If it seemed to you that lots of celebrities celebrated Native American Heritage Month in November by dressing in offensive American Indian garb or getting shot down for using cultural imagery in ways that turned off a lot of people, you're not alone.
"I definitely think that there have been more kind of blatant instances in the past couple of months," said Sasha Houston Brown, a Santee Sioux tribe member and adviser to the American Indian Success Program at Minneapolis Community and Technical College. "I also think a lot of it has to do with they are getting attention for it, for once."
Witness the band No Doubt under fire for cultural appropriation of Native imagery in its video for "Looking Hot" and Victoria's Secret getting flak for sending Karlie Kloss out onto the runway in a sexified American Indian outfit. It's enough to make people like Joseph Podlasek, executive director of American Indian Center of Chicago and a member of the Ojibwe tribe, shake their heads.
Podlasek said though he doesn't think the offenses are done purposefully, many depictions of Native Americans wind up mocking or degrading religious, meaningful traditions. He mentions that often people like Kloss wearing "war bonnets"—long, feathered headdresses—have no clue about the significance of the headgear.
"There's a lot of sacredness to those eagle feathers, so making them pink or purple or those other colors is just not appropriate," Podlasek said. "The ('war paint') makeup, the way it's used outside the Native culture, there's no rhyme or reason to it. It's just used because it looks cool."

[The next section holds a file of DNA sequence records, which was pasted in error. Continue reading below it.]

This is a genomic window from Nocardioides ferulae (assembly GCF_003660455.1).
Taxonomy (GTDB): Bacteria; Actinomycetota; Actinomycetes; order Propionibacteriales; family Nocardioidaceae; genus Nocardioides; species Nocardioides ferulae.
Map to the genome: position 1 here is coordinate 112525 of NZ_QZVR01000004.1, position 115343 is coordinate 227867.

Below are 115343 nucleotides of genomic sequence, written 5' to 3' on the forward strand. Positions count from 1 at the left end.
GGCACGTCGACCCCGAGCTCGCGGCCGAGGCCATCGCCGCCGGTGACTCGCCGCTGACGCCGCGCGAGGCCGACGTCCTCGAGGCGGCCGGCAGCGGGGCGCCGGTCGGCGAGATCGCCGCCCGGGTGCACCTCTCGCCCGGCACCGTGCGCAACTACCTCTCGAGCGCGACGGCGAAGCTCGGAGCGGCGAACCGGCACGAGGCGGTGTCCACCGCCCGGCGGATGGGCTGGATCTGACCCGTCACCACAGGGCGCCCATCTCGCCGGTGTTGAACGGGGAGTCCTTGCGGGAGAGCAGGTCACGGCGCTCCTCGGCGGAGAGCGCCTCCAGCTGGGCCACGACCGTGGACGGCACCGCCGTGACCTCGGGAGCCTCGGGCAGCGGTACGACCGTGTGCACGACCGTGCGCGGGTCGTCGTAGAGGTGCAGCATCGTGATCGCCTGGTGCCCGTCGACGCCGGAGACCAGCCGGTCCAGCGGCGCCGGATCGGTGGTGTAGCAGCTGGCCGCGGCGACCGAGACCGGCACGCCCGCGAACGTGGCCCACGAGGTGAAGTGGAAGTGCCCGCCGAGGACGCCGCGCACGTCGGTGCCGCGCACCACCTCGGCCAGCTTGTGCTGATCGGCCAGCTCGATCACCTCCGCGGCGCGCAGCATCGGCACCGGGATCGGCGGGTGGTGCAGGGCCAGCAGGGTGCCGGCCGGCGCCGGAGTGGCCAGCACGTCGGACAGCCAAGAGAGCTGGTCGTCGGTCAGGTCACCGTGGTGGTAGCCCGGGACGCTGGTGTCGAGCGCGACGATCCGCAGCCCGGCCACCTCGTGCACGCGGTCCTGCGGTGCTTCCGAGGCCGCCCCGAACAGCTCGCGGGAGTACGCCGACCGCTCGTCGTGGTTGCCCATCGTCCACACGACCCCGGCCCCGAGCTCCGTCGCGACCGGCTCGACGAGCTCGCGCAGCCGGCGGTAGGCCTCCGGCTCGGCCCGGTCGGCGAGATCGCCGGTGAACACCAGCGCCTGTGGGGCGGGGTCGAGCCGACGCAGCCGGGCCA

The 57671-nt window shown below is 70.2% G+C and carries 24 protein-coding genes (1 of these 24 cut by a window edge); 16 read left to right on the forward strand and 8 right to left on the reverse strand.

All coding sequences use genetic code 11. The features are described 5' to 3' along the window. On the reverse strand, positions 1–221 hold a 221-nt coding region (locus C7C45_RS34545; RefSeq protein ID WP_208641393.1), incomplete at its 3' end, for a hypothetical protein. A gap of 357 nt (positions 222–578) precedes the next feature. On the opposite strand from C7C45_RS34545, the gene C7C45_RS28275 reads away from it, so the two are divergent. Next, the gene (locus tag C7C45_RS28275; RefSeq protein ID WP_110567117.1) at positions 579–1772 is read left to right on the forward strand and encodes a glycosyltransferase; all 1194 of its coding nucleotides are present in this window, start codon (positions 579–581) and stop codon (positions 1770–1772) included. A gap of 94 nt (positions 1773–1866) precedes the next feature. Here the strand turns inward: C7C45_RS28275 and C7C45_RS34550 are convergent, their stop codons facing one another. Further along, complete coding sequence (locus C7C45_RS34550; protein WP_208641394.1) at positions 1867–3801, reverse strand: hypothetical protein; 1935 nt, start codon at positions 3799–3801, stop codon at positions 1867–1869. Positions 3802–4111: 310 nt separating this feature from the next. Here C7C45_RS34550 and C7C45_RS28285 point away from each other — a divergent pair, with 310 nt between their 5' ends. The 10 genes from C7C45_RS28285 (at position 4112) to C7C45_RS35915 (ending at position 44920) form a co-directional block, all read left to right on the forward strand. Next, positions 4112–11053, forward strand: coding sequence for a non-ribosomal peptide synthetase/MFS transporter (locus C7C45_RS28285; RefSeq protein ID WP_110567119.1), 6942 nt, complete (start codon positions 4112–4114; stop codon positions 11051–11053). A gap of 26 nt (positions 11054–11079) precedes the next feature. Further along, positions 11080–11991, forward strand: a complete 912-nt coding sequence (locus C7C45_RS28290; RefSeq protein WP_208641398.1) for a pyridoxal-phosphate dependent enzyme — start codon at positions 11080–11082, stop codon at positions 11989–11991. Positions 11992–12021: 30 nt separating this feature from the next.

Houston Brown vividly remembers seeing the movie "Peter Pan," in which there's a scene where American Indians speak pidgin English, smoke peace pipes and sing a song about "what made the red man red."
"I remember seeing it and not having the skills to understand why it made me feel embarrassed," she said. When Native children see people dressed as sexy Indian princesses for Halloween, she said, they are taught very damaging lessons.
"What does that do to a child's formation of identity, even if it's subliminal and subconscious?" she said. "The message is, 'You're not human. You're a trend. You're something that can be commodified and bought and sold.'"
Though many sports teams have been criticized for adding to that environment, Podlasek said the Chicago Blackhawks are a welcome exception.
"They do not have a mascot. It's actually Chief Blackhawk that is the picture, their imagery, [and] he was an important part of the history in Illinois," Podlasek said. He adds that the team has partnered with the Native community in Chicago and the surrounding area to raise awareness of Native history and culture. A page on the Blackhawks web site has information about Chief Black Hawk and the American Indian Center.
Houston Brown also said she's also been encouraged by President Obama hosting the Tribal Nations Summit at the White House this year, and Podlasek said the administration has made strong efforts to recruit American Indian staff.
Podlasek said he hopes some of the recent headlines may prompt people to learn more about Native American culture, reducing these kinds of mistakes in the future.
"We're not in the blame game, and we don't want to take that approach," he said. "We don't want to condemn them, we want to educate."
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